Help out DHF and the DOC with a two question survey, Especially T2s

Wed, 28 Oct 2015 12:45:00 +0000

This from my friend Corinna

I wanted to let you know about a project we're working on and ask for your help with a short (2-question) survey. We're working on a Tier 1 PCORI Pipeline to Proposal  project aimed at eventaually looking at the efficacy of peer support delivered online. You know, that thing that the DOC does. 

Would you take a couple of minutes to respond? 

You can find the survey on TuDiabetes at:

Spreading the word would also be appreciated. Please point other PWD, especially those living with Type 2, to this survey. Thanks so much.

With warm aloha,

The Big Blue Test - Join by Moving

Wed, 14 Oct 2015 13:51:00 +0000

The Big Blue Test (BBT) starts is Big Blue 7th year. I tell people I treat my T2D with a bicycle and metformin but mostly the bicycle. Mostly the bike because it is more fun and I think is doing me more good. Starting today, I'll send my rides to the Big Blue Test. Here's an adaptation of the BBT announcement:Today October 14, BBT will begin collecting Big Blue Test entries to help raise money for diabetes charities, but they have made a few changes to the program based on user feedback.Diabetes Hands Foundation has heard from many of us that during the #BigBlueTest campaign each year you feel more motivated to get up and get active. Now in its seventh year, Big Blue Test is growing beyond its origins as a once yearly movement to inspire participants to get active and help diabetes-charities just in the fall. BBT will now have three windows of collection: fall, winter, and summer.As you probably know, the Big Blue Test program encourages people to get active for 14-20 minutes and to share that experience on BigBlueTest.orgor by using the iPhone or Android app.Each entry also helps improve the lives of people with diabetes living in need. During each campaign period, the program's sponsors will donate $1 for each entry logged - up to $10,000 in each window - resulting in $30,000 donated to diabetes charities by the end of summer 2016.DHF know that exercise is important throughout the year. And they also know that diabetes charities need our support throughout the year, too. So get up and get active. Log the exercise and help us get to 110,000 entries before November 30th. Every time you log a Big Blue Test entry betweenOctober 14 and November 30th a $1 donation will be made by our program sponsors to one of two great diabetes-related nonprofits. Read more about the two charities that will benefit from your sweat: Meet the grantees.[...]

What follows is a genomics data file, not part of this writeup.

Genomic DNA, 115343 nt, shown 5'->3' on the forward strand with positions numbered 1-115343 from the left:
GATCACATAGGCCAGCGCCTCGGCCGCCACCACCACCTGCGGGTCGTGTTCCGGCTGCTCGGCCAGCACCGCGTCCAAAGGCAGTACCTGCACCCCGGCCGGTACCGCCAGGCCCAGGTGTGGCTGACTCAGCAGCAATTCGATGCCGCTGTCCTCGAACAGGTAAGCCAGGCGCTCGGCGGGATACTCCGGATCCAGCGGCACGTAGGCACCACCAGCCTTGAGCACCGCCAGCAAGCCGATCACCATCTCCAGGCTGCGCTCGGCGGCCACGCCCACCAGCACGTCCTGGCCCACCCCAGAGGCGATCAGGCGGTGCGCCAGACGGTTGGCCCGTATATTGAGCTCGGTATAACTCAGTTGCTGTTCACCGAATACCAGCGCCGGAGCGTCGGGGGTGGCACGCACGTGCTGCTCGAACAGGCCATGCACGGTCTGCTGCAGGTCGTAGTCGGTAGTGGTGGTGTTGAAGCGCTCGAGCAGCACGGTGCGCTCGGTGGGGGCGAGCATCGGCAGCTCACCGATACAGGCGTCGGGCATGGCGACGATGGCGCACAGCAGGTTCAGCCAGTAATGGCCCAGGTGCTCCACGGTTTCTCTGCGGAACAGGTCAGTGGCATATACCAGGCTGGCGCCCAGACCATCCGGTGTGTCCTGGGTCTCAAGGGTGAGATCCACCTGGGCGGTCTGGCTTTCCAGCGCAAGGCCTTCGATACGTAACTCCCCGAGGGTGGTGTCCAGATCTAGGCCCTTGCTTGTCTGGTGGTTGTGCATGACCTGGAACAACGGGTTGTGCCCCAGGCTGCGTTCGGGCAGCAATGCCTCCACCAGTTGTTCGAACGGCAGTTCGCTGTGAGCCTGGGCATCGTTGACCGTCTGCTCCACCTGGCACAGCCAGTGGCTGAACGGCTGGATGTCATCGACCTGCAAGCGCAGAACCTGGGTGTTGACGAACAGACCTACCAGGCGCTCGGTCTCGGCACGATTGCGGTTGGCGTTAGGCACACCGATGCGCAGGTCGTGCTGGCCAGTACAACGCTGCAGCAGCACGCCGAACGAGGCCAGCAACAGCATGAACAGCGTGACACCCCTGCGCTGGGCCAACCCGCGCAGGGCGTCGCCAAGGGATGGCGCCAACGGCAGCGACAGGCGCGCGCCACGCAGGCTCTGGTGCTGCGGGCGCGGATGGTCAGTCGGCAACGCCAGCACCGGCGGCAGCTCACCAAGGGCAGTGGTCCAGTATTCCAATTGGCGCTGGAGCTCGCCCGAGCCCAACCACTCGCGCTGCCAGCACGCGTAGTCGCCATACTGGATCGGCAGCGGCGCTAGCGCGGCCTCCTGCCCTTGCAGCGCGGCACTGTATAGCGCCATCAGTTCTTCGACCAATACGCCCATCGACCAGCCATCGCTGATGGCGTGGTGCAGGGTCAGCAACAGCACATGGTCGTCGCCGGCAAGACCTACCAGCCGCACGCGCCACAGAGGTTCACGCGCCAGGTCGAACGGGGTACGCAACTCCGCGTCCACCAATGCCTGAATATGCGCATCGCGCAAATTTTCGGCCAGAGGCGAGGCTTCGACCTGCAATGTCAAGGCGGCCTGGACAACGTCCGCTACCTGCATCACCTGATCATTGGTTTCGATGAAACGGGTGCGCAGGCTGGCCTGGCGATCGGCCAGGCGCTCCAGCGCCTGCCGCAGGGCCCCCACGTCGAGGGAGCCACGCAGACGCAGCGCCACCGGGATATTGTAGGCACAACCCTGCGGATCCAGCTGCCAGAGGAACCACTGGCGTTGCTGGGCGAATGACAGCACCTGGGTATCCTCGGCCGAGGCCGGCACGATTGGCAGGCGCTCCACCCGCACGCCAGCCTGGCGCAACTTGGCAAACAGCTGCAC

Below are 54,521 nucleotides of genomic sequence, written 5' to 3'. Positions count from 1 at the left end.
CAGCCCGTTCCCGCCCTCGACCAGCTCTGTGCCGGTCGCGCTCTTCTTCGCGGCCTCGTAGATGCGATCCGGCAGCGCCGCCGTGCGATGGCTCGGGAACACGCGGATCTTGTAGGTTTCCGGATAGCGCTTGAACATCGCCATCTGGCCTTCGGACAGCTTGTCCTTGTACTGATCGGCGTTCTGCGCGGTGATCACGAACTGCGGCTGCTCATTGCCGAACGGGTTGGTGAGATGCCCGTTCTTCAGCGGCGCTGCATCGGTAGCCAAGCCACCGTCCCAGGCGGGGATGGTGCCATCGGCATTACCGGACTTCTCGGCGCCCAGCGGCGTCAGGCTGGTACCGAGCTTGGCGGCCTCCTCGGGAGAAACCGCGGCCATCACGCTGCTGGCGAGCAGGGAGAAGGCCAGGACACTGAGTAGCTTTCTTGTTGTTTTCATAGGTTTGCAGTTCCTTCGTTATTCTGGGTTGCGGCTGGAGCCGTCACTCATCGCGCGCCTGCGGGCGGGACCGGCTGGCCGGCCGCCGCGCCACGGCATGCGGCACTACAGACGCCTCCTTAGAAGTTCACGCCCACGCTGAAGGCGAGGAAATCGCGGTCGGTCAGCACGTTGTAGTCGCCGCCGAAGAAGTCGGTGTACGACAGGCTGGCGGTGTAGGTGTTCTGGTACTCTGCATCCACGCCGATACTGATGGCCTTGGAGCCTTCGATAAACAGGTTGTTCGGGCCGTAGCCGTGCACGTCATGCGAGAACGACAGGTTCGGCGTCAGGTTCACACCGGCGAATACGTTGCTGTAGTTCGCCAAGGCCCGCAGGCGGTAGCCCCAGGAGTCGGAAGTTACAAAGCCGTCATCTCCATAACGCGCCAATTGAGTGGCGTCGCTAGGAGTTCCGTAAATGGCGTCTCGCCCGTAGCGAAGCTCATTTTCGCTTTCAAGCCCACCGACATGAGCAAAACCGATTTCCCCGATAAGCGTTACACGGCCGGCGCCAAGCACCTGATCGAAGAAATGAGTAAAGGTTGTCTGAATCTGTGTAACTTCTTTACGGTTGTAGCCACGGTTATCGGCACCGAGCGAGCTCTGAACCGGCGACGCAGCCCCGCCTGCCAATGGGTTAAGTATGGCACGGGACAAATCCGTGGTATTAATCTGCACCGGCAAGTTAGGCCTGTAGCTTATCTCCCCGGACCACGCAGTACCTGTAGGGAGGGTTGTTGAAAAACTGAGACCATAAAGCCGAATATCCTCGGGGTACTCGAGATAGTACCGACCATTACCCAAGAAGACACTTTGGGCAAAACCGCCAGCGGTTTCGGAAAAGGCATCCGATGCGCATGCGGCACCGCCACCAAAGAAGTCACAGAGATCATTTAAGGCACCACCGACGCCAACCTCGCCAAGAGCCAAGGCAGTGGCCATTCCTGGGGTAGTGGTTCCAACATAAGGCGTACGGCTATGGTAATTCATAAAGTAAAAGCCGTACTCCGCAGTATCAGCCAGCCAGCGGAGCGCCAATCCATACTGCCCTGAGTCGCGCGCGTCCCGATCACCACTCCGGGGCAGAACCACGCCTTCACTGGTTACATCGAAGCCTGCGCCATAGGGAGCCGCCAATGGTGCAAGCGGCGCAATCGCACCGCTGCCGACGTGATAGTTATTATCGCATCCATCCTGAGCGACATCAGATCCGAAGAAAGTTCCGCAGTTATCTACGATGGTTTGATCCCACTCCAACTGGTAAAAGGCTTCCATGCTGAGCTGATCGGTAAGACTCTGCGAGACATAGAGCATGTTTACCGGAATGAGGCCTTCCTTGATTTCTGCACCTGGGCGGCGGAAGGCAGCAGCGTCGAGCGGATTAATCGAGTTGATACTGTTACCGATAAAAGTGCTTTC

DPAC with Diabetes Connections and Stacey Simms

Wed, 14 Oct 2015 13:38:00 +0000

I had the great privilege of joining Stacey Simms in a conversation about Diabetes, Advocacy and DPAC. Just click below to listen in.

Diabetes Connections with Stacey Simms

DPAC - Diabetes Patient Advocacy Coalition 

Released: Sep 29, 2015
DPAC is a new effort to make it easier for people with diabetes to communicate with policy makers. Co-founder Bennet Dunlap explains how Diabetes Patient Advocacy Coalition works and how we can all take part.